A man of tough ambition and fierce loyalty, Colson was seen by his colleagues as an inveterate “fixer” capable of making problems and obstacles disappear, qualities that President Nixon would find particularly useful. Unaware of Nixon’s ties to the Watergate scandal but implicated nonetheless, Colson himself was eventually convicted of obstructing justice. A business executive friend who had had a newfound conversion to Christianity told Colson of his need for redemption. Reading a passage from C.S. Lewis’s Mere Christianity, Colson was confronted with his sin against a holy God. The greatness of God compared to the filthy rags of Colson’s own brokenness brought him to the recognition that only God could truly redeem the sinner. A radical conversion followed, which Colson depicted in his bestseller, Born Again. Colson’s conversion was the catalyst for all of his future endeavors.
After a short stint in federal prison that deeply affected him with the realities of prison life and the destitute misery of many prisoners, Colson left prison determined to minister to those whose need for grace matched his own.
This led Colson to found Prison Fellowship and a host of associated ministries all based on the conviction that the gospel of Jesus Christ, and the gospel alone, is what can bring lasting peace and reconciliation with God and with one’s neighbors. Indeed, at the heart of The Colson Way is the significance of conversionary Christianity—a Christianity that is deeply personal and affective, one that transforms a person’s desires and hopes while also bearing public witness to personal transformation.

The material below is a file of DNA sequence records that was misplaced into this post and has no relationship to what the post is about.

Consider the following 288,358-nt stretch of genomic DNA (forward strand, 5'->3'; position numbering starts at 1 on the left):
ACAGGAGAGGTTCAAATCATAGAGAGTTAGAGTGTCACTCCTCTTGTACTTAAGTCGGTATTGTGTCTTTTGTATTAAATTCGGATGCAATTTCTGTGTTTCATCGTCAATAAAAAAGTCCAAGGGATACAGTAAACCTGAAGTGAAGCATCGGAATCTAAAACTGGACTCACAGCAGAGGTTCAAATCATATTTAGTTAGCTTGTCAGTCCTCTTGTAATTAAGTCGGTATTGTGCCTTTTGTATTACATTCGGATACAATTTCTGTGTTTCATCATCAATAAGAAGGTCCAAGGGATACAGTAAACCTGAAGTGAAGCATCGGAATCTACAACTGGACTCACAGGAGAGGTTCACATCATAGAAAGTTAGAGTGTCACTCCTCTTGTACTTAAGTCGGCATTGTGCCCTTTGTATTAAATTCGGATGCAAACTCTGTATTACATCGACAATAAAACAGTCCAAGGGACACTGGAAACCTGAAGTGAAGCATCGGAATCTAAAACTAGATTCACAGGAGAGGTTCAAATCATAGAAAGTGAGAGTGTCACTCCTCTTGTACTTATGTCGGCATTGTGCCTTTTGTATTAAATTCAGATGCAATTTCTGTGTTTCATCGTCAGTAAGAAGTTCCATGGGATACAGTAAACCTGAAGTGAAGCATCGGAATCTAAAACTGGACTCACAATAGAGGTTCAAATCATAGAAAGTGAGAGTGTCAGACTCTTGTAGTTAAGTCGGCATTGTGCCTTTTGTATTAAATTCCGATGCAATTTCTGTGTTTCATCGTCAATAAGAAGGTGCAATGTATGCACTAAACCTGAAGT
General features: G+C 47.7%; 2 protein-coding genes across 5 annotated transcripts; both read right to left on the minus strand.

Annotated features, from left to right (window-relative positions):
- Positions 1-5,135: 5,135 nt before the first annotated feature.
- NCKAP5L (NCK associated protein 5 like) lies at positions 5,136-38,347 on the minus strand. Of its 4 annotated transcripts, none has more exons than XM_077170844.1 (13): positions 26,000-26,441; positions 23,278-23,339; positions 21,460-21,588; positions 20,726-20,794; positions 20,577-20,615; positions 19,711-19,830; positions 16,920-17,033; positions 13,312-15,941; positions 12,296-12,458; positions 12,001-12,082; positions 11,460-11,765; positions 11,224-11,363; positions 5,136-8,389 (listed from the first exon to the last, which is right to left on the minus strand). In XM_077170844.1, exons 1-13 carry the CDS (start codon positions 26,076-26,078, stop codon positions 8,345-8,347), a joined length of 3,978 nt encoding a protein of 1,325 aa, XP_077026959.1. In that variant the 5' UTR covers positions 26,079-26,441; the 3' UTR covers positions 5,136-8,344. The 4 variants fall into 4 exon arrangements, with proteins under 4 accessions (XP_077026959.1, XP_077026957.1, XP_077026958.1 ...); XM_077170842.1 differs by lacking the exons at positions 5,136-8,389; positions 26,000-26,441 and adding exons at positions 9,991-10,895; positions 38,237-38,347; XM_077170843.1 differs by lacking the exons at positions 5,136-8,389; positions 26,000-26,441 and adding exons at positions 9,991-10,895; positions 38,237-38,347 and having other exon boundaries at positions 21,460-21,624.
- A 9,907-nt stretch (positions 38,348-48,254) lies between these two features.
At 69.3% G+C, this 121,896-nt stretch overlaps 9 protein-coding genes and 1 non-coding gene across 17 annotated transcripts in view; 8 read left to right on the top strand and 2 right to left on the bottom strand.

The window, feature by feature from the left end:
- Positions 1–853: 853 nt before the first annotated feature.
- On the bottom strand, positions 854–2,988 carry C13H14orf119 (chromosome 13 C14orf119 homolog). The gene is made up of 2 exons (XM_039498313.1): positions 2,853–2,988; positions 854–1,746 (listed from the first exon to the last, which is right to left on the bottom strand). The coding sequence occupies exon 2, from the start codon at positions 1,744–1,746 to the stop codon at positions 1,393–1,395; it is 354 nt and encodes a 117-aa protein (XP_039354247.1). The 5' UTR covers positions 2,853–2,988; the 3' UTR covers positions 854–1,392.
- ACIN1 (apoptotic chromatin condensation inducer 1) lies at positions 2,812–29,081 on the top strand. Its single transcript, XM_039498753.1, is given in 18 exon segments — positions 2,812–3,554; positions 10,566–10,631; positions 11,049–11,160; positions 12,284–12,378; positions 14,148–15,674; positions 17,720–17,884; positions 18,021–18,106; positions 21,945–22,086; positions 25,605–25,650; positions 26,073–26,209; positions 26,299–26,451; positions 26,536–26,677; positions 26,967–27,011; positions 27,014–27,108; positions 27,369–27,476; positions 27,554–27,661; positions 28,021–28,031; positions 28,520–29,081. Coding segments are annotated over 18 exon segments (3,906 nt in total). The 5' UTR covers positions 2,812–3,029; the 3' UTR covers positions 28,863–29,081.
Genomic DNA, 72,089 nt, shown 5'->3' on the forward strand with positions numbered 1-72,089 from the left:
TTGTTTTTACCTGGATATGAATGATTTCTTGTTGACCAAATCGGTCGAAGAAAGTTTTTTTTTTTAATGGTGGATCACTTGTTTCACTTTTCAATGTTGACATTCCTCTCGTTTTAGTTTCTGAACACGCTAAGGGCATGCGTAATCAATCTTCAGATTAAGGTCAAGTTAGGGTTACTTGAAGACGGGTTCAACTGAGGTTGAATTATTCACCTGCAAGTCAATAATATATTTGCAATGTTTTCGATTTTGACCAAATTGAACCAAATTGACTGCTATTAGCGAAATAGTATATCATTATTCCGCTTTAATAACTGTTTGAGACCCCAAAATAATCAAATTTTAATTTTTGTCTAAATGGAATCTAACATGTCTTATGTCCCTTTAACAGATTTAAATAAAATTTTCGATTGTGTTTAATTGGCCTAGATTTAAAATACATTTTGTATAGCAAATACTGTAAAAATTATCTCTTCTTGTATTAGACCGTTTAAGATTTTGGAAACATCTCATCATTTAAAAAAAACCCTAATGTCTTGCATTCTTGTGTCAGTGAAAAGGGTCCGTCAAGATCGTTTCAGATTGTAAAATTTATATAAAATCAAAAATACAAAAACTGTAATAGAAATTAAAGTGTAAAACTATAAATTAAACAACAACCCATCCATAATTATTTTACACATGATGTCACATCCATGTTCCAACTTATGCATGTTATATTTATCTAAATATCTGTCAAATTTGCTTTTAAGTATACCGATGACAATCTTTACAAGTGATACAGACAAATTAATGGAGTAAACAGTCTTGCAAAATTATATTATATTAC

Reclaiming the Christian Worldview
Detailing the transforming work of Colson for the “least of these,” Strachan tells the story of Colson’s work on educating American Christians on the role and impact of the Christian worldview. For Colson, Christianity poured over into practical witness. Yet that witness originated with a person’s understanding of the world. Colson insisted that only the Christian worldview answered the deepest questions of human existence in a way that led to personal wholeness and social transformation. As Strachan shows, Colson’s interactions with such evangelical luminaries as Francis Schaeffer, Carl Henry, R.C. Sproul, and older theologians such as Augustine, Abraham Kuyper, and William Wilberforce all set the stage for Colson’s mission to educate Christians about the depths of Christianity’s relevance to social life.
Less a detailed biography than an overview of the lessons we can learn from Colson about Christian engagement in the public square, Strachan’s portrait of Colson is equal parts explanation, implication, and application. While each chapter examines a stage of Colson’s life, Strachan provides devotional commentary on how Colson’s life and witness offer guidance for a new generation of Christians seeking to engage their culture. The devotional nature of the book is both a strength and a weakness. The Colson Way should not be considered an exhaustive biography of Colson; but an introduction. Furthermore, Strachan’s manner of biography includes the use of vignettes of Colson’s life to help draw conclusions for what a faithful evangelical public witness ought to look like. The stark turn that Strachan takes from biography to devotion can at times be too abrupt.